A Sculpture for All Seasons – Sculptures in the Snow

A Sculpture for All Seasons – Sculptures in the Snow 1439 960 Simon O'Rourke

One of the lovely things about a wooden outdoor sculpture is how they change with the seasons. Obviously, there is weathering which changes their appearance over time. But even the different lighting and weather gives the sculpture a different look as the seasons change. Our recent wintery weather prompted people to post a few of Simon’s sculptures in the snow, and it got us thinking it would be good to share some of them…

sculptures in the snow: Viking raid by Simon O'Rourke. A viking kidnaps a young woman. Her father kneels in anguish.

Photo credit: Mario Hamburg

Sculptures in the Snow: Viking Raid

The first of our sculptures in the snow is Viking Raid. This scene was created for the 2016 Huskycup – and won! The three sculptures depict the kidnapping of a young woman during the raid of a village. Given the Scandanavian origin of the Vikings, the snow transforms this into a different, but a still-realistic story. There is a definite striking beauty in the stark contrast between the snow, and the warm wooden sculpture.

Sculptures in the snow: Viking raid by simon o'rourke. The photo shows a young woman being kidnapped by a viking. The sculptures are topped in snow and the entire landscape is also covered in snow.

Sculptures in the Snow: The Lion Roars

The next of our sculptures in the snow is a bit of a sad story. Vandals damaged the sculpture, and it had to be removed. However, thankfully we have photos like this to remember Simon’s work!
In the summer this lion looked at home in the sun – his natural comfort zone. And now, in winter – like the Viking Raid – he tells a different story. He still looks majestic and makes a striking contrast with the snow. We think Narnia fans are also reminded of Aslan. Although he wasn’t intended to be C S Lewis’ famous lion, it’s a natural connection when you see a powerful lion in a wintery environment! Looking at this sculpture in the snow, it’s easy to imagine Aslan roaring in the Battle of Beruna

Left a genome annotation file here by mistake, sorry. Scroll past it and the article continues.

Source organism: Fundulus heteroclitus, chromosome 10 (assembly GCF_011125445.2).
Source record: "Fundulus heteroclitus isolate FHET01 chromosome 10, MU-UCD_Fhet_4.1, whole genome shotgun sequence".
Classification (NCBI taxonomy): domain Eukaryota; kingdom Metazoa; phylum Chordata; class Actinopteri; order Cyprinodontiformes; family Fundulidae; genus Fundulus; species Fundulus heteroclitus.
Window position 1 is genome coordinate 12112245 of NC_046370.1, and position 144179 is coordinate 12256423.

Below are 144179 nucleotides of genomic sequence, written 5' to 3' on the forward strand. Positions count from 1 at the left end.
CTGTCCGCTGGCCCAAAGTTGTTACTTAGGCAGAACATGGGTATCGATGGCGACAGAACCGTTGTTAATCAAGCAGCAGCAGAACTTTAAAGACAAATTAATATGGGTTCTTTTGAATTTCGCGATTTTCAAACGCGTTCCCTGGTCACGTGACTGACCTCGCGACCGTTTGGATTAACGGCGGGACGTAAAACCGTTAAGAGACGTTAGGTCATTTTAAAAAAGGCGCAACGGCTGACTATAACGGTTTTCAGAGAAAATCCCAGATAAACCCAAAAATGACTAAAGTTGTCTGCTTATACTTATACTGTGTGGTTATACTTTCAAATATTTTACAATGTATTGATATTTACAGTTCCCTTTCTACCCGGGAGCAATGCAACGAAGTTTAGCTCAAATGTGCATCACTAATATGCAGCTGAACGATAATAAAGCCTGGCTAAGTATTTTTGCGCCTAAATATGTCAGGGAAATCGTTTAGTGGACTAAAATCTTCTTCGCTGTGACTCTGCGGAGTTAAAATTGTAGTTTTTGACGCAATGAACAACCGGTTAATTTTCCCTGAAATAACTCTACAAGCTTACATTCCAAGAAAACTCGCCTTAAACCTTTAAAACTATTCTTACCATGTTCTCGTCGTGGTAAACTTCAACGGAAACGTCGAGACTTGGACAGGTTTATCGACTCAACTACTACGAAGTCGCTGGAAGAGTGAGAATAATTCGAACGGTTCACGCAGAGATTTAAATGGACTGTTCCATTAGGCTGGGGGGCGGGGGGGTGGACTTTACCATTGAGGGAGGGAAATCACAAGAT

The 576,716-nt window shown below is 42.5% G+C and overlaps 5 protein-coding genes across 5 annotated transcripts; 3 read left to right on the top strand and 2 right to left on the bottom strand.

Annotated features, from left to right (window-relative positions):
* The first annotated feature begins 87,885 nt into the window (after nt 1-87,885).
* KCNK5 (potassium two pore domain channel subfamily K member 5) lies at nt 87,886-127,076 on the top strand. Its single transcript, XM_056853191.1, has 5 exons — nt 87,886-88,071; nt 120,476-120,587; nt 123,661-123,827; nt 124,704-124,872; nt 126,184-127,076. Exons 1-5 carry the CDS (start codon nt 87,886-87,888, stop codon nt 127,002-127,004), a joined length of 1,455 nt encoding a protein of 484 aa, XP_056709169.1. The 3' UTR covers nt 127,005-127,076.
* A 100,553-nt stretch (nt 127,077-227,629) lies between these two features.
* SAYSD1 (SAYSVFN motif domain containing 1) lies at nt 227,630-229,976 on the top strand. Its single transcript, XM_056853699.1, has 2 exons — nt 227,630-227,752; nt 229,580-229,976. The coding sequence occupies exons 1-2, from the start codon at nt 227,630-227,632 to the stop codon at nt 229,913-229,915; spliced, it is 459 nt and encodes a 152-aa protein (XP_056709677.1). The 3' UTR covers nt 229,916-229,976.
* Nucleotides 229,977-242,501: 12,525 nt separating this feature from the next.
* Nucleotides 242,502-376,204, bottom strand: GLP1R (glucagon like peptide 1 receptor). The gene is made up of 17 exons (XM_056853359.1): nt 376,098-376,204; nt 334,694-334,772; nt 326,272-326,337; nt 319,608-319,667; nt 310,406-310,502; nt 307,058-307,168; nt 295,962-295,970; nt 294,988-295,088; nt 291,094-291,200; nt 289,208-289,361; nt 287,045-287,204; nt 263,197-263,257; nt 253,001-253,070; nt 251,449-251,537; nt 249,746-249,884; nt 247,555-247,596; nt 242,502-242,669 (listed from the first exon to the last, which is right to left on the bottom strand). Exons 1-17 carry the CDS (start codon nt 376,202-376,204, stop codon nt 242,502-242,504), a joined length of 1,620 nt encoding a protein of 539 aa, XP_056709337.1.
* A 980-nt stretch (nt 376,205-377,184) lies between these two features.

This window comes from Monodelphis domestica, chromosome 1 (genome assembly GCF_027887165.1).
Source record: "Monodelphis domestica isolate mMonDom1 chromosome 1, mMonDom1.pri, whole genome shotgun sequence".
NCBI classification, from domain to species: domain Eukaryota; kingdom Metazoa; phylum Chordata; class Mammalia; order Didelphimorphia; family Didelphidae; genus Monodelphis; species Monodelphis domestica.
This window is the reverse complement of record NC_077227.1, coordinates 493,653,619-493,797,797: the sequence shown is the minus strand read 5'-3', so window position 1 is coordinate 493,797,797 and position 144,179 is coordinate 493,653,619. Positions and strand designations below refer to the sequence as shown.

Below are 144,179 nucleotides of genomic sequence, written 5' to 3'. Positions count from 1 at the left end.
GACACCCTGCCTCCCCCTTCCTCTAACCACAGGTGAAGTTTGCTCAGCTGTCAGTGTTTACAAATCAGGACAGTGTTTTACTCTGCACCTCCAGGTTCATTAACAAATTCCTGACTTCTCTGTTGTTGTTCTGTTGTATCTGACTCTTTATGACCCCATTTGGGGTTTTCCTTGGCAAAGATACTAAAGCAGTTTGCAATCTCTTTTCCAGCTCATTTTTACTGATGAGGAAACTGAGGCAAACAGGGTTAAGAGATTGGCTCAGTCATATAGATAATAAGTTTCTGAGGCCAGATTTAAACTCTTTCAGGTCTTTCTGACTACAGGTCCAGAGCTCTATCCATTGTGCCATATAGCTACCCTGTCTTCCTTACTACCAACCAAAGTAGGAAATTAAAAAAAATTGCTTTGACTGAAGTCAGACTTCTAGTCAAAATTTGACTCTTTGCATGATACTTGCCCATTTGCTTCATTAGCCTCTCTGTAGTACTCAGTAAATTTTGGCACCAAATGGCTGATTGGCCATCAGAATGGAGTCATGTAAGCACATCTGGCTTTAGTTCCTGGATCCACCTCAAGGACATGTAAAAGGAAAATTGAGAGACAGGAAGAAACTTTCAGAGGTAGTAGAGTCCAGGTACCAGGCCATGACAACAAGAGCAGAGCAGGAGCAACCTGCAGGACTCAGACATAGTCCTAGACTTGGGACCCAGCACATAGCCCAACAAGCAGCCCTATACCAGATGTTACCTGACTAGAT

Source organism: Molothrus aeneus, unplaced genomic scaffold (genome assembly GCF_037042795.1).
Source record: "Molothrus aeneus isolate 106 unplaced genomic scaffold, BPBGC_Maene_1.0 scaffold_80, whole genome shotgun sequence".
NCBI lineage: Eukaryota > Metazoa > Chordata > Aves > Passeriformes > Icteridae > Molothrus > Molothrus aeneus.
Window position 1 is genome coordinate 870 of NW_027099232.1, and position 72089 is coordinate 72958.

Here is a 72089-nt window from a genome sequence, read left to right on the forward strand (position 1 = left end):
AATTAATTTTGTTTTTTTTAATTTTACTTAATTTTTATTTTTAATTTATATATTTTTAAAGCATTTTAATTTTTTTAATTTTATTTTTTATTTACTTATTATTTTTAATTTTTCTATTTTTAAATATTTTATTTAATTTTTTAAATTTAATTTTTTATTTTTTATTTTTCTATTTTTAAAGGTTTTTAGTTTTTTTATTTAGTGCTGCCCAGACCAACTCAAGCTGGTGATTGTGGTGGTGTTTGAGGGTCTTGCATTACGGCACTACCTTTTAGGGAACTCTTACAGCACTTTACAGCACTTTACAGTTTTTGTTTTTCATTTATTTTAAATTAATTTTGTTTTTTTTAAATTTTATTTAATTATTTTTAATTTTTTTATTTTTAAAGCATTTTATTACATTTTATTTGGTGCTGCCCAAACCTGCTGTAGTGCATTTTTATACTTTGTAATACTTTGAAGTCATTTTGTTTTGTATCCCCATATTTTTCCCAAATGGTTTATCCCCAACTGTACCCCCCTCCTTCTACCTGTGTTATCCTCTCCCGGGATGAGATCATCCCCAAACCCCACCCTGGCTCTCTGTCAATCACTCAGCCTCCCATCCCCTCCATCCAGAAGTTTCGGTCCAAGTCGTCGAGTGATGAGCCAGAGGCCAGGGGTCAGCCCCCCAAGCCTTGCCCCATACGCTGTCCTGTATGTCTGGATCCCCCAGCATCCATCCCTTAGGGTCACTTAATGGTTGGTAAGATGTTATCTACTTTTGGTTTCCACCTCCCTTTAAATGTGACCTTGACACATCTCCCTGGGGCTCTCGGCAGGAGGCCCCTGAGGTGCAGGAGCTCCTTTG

Sculptures in the Snow: A roaring lion surrounded by snow covered ttrees

 

Sculptures in the Snow: The Giant Hand of Vyrnwy

The next of Simon’s sculptures in the snow is one of his most popular: The Giant Hand of Vyrnwy.
The hand depicts the tree’s struggle to live despite the force of the elements and human damage, and this hand reaching upwards is its final attempt to reach the sky. Seeing the hand covered in snow only adds to that sense of struggle as it stands firm throughout the adverse conditions of winter.

Sculptures in the snow: The giant hand of vyrnwy by simon o'rourke. Photo credit: Rob Mays

Photo Credit: Rob Mays

Sculptures in the Snow: Gwyddion the Wizard

This final sculpture was photographed last weekend at Maes y Pant.  Gwyddion stands along one of the accessible trails and draws attention in all seasons. We love how the snow has changed the narrative a little. Where he is holding a bird, it now appears as if he is cradling him and protecting him from the cold. His eyes look tired – perhaps because of living through a cold, harsh winter. His posture has also taken on the sense that he is keeping himself warm in the cold. And again, we are drawn into works of fiction like Lord of the Rings where elderly wizards battle for good over evil.
As with all the other sculptures too, we love how the contrast with the snow seems to enhance the warm tones of the wood.

Sculptures in the snow: Gwyddion the wizard by Simon O'Rourke. Photo credit: Mike Norbury

Photo Credit: Mike Norbury

Sculptures in the Snow: Your own Images

Have you seen any of Simon’s sculptures in the snow? If so, we’d love to see your photos! We’d love to hear too how the snow changed the sculpture’s story for you! Just drop your story or photo in the comments, or through any of the usual channels (Facebook, Insta, Twitter). We’re looking forward to hearing from you!

If you would like to talk to Simon about your own commission, contact him via the form at www.treecarving.co.uk/contact